Spanish literature scholar Stephanie Kirk introduces us to the cloistered women of Jesús María, featured in Sigüenza y Góngora’s Parayso Occidental [Western Paradise, 1684]. When Kirk’s translation is complete, tales of illegitimate royals and indigenous “Vestal Virgins” will enthrall scholars of many disciplines.
In his 1684 publication Parayso Occidental [Western Paradise], Sigüenza y Góngora details the 100-year-history of Jesús María, a convent in Mexico City. One section recounts the story of Marina de la Cruz, a widow who enters the convent with her beautiful daughter, whom she dotes on. Sigüenza writes that God punishes Marina for her less-than-full devotion, striking her daughter with a disfiguring illness that eventually kills her. Freed from all worldly distractions, Marina dedicates herself to a life of sanctity and becomes an exemplar for the other women. Stories such as this one — with their details about life in the Spanish New World, expectations of and options for women, and the Catholic Church’s role in society — convinced Stephanie Kirk, associate professor of Spanish, that the publication deserved a wider audience. Below, Kirk, a Faculty Fellow in the Center for the Humanities, previews the work she has spent the last year translating.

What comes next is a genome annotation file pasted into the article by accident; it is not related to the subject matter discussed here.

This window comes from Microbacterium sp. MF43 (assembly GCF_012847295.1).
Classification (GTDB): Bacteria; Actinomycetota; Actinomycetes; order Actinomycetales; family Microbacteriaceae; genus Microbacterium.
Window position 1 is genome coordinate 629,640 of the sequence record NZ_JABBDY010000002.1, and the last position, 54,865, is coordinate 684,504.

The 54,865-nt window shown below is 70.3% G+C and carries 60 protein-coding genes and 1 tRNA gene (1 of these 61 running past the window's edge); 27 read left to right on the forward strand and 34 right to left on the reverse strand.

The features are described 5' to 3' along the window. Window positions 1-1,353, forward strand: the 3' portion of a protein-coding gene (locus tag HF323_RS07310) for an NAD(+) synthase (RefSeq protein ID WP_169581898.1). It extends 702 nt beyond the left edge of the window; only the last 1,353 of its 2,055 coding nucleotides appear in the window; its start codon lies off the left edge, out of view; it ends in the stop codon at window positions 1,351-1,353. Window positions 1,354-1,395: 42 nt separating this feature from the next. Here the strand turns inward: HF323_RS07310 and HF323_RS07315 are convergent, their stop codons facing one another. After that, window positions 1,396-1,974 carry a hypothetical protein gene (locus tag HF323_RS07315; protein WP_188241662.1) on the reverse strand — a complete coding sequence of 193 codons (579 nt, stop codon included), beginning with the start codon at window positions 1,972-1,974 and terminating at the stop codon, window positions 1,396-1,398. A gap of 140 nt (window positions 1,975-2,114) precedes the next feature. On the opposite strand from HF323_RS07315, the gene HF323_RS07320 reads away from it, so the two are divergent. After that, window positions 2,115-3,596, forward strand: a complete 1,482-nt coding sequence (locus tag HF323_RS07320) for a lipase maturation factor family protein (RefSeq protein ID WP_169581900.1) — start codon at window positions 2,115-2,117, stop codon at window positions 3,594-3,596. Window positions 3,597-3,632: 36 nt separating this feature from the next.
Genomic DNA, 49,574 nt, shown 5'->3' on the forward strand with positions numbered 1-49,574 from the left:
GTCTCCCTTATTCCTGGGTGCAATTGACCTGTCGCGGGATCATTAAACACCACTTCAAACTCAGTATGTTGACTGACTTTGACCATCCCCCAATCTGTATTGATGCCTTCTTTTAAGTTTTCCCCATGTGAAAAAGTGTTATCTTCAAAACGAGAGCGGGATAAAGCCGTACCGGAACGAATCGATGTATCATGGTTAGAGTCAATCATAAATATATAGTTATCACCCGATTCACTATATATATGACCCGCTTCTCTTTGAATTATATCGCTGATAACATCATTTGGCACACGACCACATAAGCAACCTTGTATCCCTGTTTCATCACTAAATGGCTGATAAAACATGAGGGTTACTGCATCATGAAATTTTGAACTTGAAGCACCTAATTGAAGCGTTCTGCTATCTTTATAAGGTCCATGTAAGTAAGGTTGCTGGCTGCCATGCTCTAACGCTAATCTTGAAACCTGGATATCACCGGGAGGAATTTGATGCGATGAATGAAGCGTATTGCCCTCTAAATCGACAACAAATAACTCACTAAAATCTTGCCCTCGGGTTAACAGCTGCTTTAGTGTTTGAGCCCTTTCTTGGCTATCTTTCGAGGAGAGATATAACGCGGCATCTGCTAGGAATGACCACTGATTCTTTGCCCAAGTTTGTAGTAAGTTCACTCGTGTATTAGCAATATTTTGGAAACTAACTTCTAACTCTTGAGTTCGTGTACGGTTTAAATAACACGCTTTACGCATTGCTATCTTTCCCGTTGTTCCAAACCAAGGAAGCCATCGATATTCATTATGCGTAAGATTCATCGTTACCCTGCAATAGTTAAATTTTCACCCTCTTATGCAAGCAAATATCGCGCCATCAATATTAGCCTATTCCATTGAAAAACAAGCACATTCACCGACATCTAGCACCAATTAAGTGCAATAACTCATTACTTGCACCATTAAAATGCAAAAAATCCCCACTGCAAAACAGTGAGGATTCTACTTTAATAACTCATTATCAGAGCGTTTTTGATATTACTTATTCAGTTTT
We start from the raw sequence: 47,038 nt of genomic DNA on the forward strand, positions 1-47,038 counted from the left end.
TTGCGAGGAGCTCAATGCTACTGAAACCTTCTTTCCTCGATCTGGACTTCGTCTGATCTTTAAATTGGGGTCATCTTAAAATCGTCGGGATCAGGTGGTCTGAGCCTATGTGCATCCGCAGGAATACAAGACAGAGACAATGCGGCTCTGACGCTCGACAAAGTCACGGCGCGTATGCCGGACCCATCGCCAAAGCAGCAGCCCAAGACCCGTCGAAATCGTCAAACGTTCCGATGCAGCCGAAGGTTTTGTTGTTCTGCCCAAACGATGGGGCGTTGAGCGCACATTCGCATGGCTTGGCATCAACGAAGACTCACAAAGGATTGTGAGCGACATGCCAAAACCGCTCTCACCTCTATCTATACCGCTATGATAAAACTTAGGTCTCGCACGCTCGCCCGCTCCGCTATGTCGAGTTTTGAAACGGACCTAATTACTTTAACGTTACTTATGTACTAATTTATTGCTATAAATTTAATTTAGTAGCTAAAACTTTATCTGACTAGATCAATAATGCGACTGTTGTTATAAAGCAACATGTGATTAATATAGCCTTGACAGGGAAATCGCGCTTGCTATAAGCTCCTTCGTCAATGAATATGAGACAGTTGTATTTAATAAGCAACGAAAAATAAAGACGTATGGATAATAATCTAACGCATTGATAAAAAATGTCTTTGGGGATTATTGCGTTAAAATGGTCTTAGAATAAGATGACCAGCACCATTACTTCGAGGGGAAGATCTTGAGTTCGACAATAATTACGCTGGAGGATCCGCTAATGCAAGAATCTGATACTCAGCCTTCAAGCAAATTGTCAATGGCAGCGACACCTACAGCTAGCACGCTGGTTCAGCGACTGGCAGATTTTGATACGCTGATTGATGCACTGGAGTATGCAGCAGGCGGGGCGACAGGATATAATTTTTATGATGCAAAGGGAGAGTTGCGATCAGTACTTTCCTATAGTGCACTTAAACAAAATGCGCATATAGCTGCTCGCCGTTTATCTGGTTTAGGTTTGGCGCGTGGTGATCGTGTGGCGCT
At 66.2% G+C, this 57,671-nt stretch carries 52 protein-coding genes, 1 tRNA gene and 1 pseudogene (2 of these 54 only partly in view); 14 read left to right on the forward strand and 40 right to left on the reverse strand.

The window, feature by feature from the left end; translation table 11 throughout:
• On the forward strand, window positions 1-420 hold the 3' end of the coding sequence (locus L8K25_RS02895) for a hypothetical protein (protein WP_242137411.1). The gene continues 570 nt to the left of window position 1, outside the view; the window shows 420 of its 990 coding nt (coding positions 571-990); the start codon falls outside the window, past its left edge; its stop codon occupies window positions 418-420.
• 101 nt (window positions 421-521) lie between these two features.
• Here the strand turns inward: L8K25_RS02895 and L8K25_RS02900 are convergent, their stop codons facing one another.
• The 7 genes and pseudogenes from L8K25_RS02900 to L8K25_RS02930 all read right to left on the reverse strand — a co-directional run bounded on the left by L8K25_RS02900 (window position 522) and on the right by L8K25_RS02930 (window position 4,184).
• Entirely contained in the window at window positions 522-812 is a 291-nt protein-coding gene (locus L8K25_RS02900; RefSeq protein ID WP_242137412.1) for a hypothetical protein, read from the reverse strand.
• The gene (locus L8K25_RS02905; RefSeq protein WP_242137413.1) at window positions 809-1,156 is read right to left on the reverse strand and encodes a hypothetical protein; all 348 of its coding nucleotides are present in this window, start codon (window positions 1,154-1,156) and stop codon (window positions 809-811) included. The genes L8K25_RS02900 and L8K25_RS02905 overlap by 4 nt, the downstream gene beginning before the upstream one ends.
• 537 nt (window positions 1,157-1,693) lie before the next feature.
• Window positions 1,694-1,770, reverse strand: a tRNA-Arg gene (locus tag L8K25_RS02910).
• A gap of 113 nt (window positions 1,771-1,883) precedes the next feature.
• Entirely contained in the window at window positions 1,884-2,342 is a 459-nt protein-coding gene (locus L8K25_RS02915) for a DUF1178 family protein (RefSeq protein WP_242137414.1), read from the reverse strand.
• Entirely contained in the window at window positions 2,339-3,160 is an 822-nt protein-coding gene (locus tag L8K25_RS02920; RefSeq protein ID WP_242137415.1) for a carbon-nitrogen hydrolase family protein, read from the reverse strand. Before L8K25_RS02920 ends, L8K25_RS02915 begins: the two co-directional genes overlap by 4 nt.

You’re working on a translation of a work called Western Paradise (1684). What’s important to know about the author?